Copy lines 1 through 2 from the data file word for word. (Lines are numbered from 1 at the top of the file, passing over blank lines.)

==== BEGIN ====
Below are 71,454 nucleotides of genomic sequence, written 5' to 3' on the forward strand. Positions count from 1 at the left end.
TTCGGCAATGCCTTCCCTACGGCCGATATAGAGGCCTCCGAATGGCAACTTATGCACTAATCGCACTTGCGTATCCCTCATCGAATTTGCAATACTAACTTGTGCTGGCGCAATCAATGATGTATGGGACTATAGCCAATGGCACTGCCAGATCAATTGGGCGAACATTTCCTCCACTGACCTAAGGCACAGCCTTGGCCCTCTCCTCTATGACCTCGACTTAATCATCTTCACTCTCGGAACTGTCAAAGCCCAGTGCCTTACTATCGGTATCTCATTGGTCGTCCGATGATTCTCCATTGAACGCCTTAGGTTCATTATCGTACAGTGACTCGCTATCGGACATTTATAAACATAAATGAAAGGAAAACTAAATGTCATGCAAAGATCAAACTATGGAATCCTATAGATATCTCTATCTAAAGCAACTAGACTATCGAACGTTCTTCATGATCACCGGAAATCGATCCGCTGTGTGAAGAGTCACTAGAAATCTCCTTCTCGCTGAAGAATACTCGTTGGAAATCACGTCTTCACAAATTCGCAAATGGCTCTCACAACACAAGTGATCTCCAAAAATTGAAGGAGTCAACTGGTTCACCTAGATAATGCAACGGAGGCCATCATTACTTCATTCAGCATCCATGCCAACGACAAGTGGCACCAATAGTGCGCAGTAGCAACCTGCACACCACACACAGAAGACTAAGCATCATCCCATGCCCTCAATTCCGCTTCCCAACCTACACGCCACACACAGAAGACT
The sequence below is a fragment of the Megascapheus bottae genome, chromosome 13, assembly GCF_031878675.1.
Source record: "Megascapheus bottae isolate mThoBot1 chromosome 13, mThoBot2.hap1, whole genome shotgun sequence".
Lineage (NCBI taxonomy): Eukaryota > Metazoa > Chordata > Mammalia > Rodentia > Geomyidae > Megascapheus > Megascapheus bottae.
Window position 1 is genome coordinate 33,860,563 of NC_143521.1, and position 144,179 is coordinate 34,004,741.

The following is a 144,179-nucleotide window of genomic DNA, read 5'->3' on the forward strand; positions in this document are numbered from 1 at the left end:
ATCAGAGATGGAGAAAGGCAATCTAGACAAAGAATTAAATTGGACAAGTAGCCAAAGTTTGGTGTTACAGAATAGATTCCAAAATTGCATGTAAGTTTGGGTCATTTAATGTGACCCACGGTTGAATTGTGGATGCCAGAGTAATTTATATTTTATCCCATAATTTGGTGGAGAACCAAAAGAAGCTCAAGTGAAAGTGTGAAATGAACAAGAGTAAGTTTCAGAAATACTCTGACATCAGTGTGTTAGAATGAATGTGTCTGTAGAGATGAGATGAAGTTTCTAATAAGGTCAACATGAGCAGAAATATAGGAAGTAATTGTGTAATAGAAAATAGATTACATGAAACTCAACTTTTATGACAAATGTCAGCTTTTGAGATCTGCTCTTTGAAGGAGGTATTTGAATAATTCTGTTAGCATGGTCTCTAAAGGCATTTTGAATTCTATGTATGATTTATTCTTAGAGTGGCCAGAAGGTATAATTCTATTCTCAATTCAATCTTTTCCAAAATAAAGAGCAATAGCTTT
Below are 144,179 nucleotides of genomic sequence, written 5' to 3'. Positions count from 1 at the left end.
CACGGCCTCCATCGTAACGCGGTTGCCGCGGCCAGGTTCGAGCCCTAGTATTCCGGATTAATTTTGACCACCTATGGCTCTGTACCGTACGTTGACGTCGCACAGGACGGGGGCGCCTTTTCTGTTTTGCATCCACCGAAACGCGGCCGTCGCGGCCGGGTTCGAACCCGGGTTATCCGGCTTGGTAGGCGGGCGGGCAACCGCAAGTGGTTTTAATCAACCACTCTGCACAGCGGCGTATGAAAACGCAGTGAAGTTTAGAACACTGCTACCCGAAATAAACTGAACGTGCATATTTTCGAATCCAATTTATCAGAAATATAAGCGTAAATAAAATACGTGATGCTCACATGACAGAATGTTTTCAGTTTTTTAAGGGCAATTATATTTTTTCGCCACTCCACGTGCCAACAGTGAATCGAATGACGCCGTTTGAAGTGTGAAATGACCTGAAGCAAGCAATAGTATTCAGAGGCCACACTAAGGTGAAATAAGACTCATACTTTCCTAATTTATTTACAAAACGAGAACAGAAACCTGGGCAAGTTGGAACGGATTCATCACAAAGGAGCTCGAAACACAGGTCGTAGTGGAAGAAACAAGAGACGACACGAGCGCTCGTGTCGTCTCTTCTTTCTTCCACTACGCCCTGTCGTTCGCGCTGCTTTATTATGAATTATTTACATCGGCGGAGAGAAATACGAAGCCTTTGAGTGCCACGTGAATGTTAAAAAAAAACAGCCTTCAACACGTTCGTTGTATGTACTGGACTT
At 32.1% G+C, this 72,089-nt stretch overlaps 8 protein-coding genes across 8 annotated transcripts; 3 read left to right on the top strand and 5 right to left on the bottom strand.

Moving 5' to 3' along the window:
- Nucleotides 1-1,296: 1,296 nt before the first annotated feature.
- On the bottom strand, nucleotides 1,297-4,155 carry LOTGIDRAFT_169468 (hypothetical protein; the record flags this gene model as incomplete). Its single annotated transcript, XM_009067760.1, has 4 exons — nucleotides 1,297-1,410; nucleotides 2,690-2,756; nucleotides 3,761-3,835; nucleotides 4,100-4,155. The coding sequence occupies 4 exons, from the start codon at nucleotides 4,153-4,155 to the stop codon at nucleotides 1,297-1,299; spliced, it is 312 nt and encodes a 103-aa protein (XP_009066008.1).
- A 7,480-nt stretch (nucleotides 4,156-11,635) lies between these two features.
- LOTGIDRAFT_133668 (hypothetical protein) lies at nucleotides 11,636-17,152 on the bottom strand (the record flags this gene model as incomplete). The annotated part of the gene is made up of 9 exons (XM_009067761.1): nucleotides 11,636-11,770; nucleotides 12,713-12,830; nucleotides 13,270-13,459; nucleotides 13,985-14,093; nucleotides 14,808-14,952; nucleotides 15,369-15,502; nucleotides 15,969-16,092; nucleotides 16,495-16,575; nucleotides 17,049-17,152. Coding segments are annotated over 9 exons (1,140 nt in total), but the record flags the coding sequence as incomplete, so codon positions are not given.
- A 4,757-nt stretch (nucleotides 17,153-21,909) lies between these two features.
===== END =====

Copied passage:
Below are 71,454 nucleotides of genomic sequence, written 5' to 3' on the forward strand. Positions count from 1 at the left end.
TTCGGCAATGCCTTCCCTACGGCCGATATAGAGGCCTCCGAATGGCAACTTATGCACTAATCGCACTTGCGTATCCCTCATCGAATTTGCAATACTAACTTGTGCTGGCGCAATCAATGATGTATGGGACTATAGCCAATGGCACTGCCAGATCAATTGGGCGAACATTTCCTCCACTGACCTAAGGCACAGCCTTGGCCCTCTCCTCTATGACCTCGACTTAATCATCTTCACTCTCGGAACTGTCAAAGCCCAGTGCCTTACTATCGGTATCTCATTGGTCGTCCGATGATTCTCCATTGAACGCCTTAGGTTCATTATCGTACAGTGACTCGCTATCGGACATTTATAAACATAAATGAAAGGAAAACTAAATGTCATGCAAAGATCAAACTATGGAATCCTATAGATATCTCTATCTAAAGCAACTAGACTATCGAACGTTCTTCATGATCACCGGAAATCGATCCGCTGTGTGAAGAGTCACTAGAAATCTCCTTCTCGCTGAAGAATACTCGTTGGAAATCACGTCTTCACAAATTCGCAAATGGCTCTCACAACACAAGTGATCTCCAAAAATTGAAGGAGTCAACTGGTTCACCTAGATAATGCAACGGAGGCCATCATTACTTCATTCAGCATCCATGCCAACGACAAGTGGCACCAATAGTGCGCAGTAGCAACCTGCACACCACACACAGAAGACTAAGCATCATCCCATGCCCTCAATTCCGCTTCCCAACCTACACGCCACACACAGAAGACT